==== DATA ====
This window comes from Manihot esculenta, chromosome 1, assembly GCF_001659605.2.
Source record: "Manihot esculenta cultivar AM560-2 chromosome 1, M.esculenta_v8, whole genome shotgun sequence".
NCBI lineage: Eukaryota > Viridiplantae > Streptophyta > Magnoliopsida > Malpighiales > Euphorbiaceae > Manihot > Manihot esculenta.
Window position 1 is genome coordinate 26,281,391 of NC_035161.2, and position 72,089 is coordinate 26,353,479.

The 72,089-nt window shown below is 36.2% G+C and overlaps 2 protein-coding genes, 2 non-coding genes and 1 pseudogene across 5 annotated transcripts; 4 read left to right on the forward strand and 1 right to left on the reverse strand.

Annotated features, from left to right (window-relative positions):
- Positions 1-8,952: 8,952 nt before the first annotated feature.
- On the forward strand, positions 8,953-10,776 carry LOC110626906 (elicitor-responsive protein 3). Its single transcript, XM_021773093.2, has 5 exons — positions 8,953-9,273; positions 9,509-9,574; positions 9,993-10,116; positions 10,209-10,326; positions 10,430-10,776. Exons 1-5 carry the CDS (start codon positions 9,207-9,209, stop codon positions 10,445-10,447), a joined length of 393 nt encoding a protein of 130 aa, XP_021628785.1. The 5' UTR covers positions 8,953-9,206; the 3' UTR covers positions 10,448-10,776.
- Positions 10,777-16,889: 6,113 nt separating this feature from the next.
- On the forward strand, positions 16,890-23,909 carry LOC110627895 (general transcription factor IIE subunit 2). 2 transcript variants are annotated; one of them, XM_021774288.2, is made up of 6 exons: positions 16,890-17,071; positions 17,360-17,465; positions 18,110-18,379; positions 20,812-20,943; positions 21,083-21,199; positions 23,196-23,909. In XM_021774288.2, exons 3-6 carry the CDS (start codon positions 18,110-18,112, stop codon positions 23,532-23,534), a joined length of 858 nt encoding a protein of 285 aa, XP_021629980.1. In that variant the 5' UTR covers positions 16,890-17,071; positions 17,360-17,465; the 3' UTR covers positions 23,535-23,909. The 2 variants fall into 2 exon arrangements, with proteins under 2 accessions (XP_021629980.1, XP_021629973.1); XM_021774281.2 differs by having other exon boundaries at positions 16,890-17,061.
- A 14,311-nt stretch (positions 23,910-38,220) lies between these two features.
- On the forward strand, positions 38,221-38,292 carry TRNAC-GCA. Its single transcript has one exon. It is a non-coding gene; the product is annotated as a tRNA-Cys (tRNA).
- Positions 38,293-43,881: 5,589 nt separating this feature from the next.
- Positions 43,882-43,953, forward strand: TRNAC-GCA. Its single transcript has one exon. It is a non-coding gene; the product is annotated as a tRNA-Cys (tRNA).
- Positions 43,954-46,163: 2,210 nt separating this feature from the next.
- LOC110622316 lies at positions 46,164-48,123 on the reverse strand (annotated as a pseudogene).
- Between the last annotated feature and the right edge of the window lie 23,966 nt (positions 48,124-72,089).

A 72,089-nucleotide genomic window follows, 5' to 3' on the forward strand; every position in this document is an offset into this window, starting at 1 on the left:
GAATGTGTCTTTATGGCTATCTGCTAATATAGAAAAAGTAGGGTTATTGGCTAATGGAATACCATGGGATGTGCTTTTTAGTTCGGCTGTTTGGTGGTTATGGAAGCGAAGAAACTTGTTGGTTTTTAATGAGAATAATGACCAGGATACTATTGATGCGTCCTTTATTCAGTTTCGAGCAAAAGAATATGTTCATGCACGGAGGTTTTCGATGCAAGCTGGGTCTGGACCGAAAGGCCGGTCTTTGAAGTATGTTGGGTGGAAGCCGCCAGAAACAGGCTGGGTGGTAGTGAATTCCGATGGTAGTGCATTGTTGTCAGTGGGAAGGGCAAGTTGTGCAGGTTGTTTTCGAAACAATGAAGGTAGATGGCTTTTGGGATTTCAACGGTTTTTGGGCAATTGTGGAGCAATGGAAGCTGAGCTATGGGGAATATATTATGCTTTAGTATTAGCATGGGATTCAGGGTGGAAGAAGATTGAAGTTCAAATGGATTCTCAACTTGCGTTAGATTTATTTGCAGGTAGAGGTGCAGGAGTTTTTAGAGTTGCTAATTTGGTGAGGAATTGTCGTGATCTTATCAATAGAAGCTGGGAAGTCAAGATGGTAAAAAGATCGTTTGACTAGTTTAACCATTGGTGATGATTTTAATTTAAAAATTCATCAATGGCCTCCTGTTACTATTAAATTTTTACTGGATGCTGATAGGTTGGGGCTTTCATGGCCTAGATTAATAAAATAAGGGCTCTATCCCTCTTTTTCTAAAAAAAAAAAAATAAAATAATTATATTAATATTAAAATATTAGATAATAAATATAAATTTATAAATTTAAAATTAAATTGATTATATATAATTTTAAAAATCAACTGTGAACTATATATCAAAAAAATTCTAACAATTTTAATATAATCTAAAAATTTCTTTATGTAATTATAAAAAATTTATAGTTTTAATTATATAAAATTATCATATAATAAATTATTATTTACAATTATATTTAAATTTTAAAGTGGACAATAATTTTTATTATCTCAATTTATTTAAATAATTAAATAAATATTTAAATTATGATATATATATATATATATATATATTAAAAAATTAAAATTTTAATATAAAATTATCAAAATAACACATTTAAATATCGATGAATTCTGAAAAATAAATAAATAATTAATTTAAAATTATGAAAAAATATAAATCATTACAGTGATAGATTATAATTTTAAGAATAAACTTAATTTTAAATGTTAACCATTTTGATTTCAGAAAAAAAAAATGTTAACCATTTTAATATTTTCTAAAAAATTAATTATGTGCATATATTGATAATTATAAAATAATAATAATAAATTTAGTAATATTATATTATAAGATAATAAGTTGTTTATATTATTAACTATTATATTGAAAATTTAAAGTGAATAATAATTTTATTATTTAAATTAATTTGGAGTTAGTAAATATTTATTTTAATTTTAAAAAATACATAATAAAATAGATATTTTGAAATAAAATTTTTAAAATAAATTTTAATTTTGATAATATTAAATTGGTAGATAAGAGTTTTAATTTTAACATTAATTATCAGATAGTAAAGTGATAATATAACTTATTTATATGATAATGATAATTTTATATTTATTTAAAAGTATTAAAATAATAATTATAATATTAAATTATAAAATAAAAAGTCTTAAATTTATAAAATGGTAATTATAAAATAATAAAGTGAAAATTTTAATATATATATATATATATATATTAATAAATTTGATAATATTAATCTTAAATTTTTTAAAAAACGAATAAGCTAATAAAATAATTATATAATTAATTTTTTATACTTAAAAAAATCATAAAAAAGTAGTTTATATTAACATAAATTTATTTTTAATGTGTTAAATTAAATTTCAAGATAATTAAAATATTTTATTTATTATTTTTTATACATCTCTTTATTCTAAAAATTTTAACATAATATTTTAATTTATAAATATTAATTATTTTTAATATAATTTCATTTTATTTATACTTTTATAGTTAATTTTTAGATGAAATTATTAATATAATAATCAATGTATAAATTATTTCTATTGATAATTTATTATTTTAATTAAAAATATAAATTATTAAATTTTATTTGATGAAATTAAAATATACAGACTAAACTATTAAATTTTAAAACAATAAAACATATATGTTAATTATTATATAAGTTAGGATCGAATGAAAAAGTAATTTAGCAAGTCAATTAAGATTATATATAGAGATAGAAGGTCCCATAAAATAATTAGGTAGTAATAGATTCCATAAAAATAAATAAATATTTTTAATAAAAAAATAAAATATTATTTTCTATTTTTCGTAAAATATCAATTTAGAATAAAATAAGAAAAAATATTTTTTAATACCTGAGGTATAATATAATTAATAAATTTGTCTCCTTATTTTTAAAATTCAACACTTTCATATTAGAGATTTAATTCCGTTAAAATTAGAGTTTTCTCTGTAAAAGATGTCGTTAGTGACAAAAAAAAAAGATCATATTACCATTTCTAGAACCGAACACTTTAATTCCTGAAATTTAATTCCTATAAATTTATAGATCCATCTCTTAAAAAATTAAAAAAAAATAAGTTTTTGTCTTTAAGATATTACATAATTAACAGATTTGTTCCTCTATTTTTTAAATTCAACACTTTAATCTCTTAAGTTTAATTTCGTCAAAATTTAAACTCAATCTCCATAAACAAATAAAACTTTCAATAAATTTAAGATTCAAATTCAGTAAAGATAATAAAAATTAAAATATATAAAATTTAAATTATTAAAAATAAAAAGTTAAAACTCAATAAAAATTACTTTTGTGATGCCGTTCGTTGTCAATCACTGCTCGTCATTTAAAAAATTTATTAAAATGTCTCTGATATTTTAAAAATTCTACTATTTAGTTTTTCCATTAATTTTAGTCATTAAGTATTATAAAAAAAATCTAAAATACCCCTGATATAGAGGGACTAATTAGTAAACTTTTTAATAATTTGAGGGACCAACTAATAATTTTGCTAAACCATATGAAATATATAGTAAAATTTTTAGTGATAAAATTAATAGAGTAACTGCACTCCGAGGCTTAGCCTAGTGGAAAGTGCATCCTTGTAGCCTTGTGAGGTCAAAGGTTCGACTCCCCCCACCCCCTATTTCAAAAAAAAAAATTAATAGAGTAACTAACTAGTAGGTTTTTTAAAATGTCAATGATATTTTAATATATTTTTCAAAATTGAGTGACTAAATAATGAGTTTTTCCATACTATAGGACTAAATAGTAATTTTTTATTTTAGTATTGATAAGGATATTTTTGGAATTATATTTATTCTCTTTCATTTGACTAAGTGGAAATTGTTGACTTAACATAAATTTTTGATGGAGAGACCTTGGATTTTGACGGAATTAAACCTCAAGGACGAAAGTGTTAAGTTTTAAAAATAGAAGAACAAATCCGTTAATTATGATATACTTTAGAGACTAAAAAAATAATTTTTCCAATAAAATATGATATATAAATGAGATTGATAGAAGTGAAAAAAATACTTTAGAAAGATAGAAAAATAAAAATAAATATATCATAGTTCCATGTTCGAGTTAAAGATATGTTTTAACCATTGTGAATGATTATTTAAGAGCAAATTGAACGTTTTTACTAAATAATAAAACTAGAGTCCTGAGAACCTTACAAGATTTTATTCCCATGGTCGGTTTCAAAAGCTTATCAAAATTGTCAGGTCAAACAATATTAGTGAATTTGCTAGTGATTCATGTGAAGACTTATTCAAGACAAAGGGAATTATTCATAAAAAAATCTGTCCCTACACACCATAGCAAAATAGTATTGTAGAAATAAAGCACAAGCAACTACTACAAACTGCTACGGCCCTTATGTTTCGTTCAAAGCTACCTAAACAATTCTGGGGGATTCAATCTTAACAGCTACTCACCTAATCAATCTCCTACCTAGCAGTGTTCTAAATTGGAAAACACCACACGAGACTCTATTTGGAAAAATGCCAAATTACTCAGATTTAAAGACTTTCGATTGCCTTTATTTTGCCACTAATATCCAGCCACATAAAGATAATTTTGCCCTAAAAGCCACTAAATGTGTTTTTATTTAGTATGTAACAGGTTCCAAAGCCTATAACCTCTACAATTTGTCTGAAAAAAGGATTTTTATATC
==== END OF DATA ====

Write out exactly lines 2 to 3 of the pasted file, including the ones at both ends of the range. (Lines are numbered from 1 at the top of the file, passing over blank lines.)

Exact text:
Source record: "Manihot esculenta cultivar AM560-2 chromosome 1, M.esculenta_v8, whole genome shotgun sequence".
NCBI lineage: Eukaryota > Viridiplantae > Streptophyta > Magnoliopsida > Malpighiales > Euphorbiaceae > Manihot > Manihot esculenta.